Roger Federer has experienced so many different emotions over his 22-year Wimbledon career, unfettered joy and crushing despair alike, but as he stepped out to the baseline on Centre Court and served to stay in the match while trailing two sets and 0-5 against Hubert Hurkacz, he faced a new scenario altogether.
Across the 1,525 matches he has played as a professional on the ATP Federer had only once in the 21st century received a bagel set. That alone took the greatest clay‑court player of all time, Rafael Nadal, at the height of his powers in the 2008 French Open final. Yet there he was on Wednesday, fighting just for a simple game.
The Centre Court rose to greet the moment twice, offering him a long, warm ovation at the start of the game and again when he faced match point. Neither worked.
Federer’s loss is neither a calamity nor a shock. First, he was beaten by an emerging, underrated opponent in Hurkacz, whose name will be a footnote in many stories but who produced a resourceful all-round performance. He showed many of his qualities with a mixture of big serving, quality defence, deft touches at the net and even bold ball-striking when necessary. In the biggest match of his life to date he made only 12 unforced errors.
This year the 24‑year‑old defeated four top-20 players en route to winning the Miami Open and he entered Centre Court a day after beating the No 2 seed, Daniil Medvedev. While a veteran would have been physically compromised by competing on back-to-back days, his opponent, Hurkacz, said it was to his advantage. These are the supreme athletes Federer is competing against so late in his career.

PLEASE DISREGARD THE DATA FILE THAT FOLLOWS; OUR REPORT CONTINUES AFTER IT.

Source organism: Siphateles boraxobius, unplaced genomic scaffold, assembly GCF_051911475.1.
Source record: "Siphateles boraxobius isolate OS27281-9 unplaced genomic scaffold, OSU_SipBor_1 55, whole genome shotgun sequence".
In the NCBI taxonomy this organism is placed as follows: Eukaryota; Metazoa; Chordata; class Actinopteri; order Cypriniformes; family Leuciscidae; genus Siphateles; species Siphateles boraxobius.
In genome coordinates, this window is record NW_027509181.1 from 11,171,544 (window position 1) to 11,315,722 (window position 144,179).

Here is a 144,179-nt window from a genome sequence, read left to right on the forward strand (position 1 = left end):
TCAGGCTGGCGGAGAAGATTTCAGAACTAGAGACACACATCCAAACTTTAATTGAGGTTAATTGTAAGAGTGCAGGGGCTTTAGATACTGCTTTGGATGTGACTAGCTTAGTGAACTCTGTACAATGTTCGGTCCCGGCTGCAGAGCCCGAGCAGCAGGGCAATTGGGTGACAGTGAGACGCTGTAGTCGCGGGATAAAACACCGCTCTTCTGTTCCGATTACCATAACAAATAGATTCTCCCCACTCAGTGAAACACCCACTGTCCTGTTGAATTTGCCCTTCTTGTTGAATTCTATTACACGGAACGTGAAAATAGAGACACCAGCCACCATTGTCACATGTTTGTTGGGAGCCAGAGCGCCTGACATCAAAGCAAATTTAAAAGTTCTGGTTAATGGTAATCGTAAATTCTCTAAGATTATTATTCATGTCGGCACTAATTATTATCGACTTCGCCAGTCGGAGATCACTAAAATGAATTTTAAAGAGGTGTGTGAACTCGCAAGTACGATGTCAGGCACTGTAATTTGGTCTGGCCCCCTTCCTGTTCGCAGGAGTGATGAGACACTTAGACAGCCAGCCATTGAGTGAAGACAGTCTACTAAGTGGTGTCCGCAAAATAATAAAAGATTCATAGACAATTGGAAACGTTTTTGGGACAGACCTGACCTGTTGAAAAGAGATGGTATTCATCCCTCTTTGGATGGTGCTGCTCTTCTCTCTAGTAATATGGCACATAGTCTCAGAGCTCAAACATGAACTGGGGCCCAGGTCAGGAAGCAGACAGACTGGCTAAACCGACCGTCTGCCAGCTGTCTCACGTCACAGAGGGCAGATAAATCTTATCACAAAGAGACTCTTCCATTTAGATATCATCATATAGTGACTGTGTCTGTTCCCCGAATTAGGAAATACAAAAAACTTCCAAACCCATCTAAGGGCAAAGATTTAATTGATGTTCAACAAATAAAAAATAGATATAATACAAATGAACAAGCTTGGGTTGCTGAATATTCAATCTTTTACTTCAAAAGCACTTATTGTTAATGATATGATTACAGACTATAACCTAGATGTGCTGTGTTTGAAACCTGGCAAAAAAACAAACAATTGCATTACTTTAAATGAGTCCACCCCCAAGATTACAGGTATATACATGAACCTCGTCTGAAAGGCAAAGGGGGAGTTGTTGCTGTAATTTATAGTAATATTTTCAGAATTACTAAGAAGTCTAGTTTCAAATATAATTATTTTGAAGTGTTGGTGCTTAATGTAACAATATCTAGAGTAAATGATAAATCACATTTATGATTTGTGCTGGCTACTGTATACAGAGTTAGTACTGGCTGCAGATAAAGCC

On the other side of the net Federer was a sad sight. He struggled badly with his forehand, his radar broken. In such disruptive, windy conditions his footwork needed to be precise yet it was at times so poor that he would shadow the correct movements between points.
As the match wore on, his shank and forehand mistakes only increased. When he was in desperate need of some luck, fate laughed at him as he slipped while he attempted to put away an easy volley at 2-3 in the tiebreak, losing the point.
Despite the severity of his defeat, Federer still leaves after a strong week given all the context of his presence. Two knee surgeries are extremely difficult to bounce back from quickly, let alone a month shy of his 40th birthday and after so many years of wear and tear. Just over three weeks ago he was struggling not only with his game but also with his confidence and attitude as he was snuffed out early in Halle.
Federer had started the tournament in similarly indifferent form, nearly being at risk of a first-round defeat to a spirited Adrian Mannarino before the Frenchman was forced to retire. He recovered from that first round, breezing through three matches and taking out two seeded players in Cameron Norrie and Lorenzo Sonego, and reaching the quarter-finals was impressive and admirable in itself.
How long will that be enough? It is hard to imagine that even he knows now, but Federer is still only five tournaments into his return after a 14-month injury lay‑off. Despite how he exploded back into the tour after his previous knee surgery, winning the 2017 Australian Open in his first official tournament back, recovering form after injury often takes time.
With more time on the court there is still room for him to improve and to gain rhythm. But time is also, of course, his greatest foe. It will be fascinating to see how, and for how long, Federer tries.